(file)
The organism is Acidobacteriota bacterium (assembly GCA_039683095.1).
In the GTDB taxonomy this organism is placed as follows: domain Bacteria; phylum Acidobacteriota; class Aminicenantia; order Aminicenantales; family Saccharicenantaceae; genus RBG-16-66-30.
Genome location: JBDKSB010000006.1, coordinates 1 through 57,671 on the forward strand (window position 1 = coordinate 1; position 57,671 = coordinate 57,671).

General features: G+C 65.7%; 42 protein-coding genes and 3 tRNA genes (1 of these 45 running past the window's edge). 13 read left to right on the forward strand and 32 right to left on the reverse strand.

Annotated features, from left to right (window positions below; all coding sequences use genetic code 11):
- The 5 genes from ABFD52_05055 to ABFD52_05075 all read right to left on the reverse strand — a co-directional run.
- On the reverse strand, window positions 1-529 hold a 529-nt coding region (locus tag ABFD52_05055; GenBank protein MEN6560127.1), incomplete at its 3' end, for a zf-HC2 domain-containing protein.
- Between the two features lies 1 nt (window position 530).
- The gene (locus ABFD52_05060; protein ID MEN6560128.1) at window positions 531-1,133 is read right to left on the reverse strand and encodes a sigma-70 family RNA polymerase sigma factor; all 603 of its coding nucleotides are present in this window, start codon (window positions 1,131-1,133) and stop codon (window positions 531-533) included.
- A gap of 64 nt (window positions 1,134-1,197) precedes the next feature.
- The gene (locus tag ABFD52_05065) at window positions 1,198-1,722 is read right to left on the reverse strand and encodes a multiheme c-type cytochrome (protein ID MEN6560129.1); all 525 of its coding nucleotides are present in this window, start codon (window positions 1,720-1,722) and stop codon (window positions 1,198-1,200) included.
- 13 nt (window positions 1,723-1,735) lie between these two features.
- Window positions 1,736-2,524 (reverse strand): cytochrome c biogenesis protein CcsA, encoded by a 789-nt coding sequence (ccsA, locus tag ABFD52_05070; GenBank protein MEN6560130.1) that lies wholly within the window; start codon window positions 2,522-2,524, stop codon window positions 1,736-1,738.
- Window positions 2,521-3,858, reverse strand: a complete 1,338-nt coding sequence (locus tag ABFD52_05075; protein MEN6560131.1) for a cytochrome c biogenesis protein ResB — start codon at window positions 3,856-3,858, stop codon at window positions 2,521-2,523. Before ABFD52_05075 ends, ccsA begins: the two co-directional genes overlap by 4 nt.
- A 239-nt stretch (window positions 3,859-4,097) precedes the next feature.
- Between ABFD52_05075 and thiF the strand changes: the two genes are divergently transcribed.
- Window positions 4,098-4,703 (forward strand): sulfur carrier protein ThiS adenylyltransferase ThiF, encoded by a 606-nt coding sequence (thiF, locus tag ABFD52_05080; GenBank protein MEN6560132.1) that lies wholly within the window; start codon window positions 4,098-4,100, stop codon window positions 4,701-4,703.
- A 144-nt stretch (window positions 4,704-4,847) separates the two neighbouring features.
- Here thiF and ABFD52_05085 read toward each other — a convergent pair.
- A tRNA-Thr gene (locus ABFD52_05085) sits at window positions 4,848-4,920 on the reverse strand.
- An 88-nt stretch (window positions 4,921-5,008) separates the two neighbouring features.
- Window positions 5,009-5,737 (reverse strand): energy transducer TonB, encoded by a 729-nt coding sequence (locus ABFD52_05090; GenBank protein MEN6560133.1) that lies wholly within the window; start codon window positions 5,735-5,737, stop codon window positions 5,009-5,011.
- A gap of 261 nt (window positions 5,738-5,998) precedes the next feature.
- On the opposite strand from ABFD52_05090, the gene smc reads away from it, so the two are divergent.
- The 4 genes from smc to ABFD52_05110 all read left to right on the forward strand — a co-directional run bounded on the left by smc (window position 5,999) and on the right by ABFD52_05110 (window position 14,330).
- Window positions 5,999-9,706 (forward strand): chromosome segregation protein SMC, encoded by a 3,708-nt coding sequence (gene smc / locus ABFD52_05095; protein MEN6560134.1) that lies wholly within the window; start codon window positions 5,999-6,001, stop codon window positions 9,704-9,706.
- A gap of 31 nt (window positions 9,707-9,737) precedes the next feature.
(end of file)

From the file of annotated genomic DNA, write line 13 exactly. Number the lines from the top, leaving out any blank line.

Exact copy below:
- Window positions 1,736-2,524 (reverse strand): cytochrome c biogenesis protein CcsA, encoded by a 789-nt coding sequence (ccsA, locus tag ABFD52_05070; GenBank protein MEN6560130.1) that lies wholly within the window; start codon window positions 2,522-2,524, stop codon window positions 1,736-1,738.